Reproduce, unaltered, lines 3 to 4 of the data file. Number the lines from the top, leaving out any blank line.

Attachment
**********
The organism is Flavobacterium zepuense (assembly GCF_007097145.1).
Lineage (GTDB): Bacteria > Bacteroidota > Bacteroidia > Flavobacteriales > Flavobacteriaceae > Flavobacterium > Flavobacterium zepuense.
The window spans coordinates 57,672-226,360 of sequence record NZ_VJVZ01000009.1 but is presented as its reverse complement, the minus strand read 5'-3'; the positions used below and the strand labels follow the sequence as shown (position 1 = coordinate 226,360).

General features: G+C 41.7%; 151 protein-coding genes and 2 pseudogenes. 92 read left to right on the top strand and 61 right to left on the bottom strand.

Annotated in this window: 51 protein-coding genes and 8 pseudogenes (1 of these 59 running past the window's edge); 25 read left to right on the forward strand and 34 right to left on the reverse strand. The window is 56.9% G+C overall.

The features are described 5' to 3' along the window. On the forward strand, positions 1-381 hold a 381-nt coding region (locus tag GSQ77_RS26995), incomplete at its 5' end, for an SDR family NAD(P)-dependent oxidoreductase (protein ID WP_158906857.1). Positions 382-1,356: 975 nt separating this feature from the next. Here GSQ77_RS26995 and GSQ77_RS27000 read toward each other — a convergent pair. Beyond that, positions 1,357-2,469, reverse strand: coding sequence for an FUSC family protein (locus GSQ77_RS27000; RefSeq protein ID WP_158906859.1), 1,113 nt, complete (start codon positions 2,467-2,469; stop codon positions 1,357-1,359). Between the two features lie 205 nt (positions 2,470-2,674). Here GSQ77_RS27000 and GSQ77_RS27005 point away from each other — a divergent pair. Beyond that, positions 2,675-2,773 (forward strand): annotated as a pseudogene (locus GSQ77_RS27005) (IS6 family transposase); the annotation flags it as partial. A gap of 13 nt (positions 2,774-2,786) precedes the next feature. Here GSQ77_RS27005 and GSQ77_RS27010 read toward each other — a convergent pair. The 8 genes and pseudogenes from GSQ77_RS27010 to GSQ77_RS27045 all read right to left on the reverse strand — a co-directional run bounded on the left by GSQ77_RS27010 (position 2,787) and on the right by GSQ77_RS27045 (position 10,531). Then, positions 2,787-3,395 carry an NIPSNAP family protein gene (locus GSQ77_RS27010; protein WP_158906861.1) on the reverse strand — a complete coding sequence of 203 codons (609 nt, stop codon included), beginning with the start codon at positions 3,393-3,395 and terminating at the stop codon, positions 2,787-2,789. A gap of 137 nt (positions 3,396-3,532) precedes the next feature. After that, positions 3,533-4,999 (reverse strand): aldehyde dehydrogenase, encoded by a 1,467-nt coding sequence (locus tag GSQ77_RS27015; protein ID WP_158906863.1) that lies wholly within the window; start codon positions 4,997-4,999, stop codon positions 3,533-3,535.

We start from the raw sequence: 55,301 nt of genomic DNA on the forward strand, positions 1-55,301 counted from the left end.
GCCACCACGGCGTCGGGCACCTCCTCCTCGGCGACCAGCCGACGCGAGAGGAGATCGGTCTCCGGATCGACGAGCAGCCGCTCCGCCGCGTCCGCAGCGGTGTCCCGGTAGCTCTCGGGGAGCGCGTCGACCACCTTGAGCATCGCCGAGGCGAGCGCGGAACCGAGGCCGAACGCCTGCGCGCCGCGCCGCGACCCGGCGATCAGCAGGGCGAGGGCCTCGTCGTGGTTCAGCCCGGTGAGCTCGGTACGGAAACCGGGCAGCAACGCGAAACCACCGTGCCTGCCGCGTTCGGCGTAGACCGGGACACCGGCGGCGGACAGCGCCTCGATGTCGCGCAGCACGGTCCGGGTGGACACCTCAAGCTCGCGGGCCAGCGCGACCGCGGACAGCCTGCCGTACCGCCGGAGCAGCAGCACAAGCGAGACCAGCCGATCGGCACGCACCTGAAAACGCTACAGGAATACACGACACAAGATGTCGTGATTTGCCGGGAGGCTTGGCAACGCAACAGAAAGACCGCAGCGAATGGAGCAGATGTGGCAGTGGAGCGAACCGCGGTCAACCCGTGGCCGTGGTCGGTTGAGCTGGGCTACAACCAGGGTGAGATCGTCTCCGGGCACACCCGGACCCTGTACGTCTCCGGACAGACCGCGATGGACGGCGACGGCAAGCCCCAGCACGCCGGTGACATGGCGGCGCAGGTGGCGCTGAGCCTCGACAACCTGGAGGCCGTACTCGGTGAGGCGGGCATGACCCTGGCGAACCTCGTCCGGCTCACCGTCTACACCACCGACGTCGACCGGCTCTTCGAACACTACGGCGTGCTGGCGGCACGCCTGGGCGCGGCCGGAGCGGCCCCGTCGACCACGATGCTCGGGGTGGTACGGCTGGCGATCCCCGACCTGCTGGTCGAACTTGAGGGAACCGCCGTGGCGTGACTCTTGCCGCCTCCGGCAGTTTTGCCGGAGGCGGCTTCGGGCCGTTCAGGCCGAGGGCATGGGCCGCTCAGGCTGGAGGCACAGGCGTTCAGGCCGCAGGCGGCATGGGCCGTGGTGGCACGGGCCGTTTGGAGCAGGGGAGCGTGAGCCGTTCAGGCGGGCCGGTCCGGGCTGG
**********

The window spans coordinates 57,672-226,360 of sequence record NZ_VJVZ01000009.1 but is presented as its reverse complement, the minus strand read 5'-3'; the positions used below and the strand labels follow the sequence as shown (position 1 = coordinate 226,360).

General features: G+C 41.7%; 151 protein-coding genes and 2 pseudogenes. 92 read left to right on the top strand and 61 right to left on the bottom strand.